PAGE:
Mr. Loosli, what type of interfaces do you absolutely not like personally?
Anything that feels rubbery or sticky. It's strange to touch these types of surfaces; your finger sticks a bit and you can never really tell whether they're dirty or not.
What is important for the interfaces of your products?
We design user interfaces that meet certain command and notification requirements. They need to be ergonomic and intuitive, so that a tram driver, for example, can use them without having to look. Drivers need to be able to know as soon as they touch them which element they're using. The geometry of the operating element – specifically, the form – is more important than the material characteristics. The feedback that users get when they press a button is also important, such as a click or a beep. The most important thing is for them to know that the command has been carried out.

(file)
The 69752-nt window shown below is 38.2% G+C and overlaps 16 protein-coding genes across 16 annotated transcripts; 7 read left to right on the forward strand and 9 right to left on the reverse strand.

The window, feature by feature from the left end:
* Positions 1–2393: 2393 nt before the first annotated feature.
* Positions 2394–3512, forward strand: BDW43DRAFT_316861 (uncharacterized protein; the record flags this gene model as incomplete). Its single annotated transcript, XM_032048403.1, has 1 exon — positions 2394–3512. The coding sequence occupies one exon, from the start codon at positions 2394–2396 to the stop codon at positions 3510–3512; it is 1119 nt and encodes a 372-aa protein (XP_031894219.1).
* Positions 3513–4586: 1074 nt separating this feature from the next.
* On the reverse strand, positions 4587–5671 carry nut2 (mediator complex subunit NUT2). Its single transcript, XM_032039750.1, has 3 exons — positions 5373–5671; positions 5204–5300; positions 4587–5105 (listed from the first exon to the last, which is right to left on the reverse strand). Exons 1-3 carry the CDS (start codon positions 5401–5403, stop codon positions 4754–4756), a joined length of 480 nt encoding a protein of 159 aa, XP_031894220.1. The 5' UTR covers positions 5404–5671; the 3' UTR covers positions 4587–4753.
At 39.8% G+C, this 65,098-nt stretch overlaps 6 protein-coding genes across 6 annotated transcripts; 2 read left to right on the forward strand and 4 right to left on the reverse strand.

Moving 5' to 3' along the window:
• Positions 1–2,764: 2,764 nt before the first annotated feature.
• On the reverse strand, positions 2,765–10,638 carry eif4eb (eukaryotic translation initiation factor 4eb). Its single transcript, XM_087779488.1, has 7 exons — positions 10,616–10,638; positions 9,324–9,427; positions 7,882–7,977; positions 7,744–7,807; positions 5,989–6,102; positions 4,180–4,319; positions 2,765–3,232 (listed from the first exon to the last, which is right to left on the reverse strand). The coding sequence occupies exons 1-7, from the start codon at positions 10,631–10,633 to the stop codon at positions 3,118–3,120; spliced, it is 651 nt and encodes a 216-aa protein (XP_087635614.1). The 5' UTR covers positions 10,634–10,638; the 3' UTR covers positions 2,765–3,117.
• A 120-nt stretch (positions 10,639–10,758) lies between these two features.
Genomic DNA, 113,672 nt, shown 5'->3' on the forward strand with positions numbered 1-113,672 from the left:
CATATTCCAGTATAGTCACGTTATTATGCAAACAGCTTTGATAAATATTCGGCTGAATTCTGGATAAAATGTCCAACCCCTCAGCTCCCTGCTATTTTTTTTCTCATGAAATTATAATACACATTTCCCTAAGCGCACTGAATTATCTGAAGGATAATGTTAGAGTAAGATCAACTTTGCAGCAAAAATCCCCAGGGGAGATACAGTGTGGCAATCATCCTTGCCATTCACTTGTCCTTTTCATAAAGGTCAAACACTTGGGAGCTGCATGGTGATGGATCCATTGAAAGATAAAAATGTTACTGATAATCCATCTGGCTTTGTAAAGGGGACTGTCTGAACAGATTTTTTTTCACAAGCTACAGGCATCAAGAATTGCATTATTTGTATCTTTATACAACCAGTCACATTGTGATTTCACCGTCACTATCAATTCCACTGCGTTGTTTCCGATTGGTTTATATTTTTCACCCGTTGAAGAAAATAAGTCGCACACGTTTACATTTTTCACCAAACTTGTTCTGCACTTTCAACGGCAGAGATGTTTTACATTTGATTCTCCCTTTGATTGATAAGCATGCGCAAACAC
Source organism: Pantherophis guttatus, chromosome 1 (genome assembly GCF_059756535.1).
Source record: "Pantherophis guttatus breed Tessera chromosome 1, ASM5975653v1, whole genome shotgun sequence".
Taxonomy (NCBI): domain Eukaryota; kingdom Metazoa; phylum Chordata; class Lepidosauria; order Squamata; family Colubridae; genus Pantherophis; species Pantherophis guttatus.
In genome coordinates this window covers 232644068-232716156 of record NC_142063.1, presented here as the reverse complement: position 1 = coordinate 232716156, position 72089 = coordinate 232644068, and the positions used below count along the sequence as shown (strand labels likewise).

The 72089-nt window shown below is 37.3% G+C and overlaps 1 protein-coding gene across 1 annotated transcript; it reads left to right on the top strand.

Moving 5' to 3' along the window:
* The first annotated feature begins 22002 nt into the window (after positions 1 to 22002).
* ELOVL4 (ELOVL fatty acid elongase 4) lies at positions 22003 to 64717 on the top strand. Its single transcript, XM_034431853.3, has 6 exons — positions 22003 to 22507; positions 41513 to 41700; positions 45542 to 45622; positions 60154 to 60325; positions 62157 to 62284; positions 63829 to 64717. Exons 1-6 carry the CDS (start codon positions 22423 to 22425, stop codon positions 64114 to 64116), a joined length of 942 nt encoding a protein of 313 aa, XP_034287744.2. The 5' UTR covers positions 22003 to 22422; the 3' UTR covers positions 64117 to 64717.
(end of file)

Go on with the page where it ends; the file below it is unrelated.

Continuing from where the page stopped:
What are some of the daily activities at EAO?
We develop innovative, intuitive, and reliable mechatronic products that facilitate the interaction between people and machines. These include buttons, joysticks, and keyboards, for example, as well as complete operating systems, known as human machine interfaces (HMI). Our products are primarily found in public transport vehicles, machine engineering equipment, and specialized vehicles, like excavators, tractors, and fire engines – anywhere where durability and robustness are required. We are also involved in global sales and consultations. We have our own sales companies and distribution agencies in some 60 countries around the world, and we work as a manufacturer with international suppliers.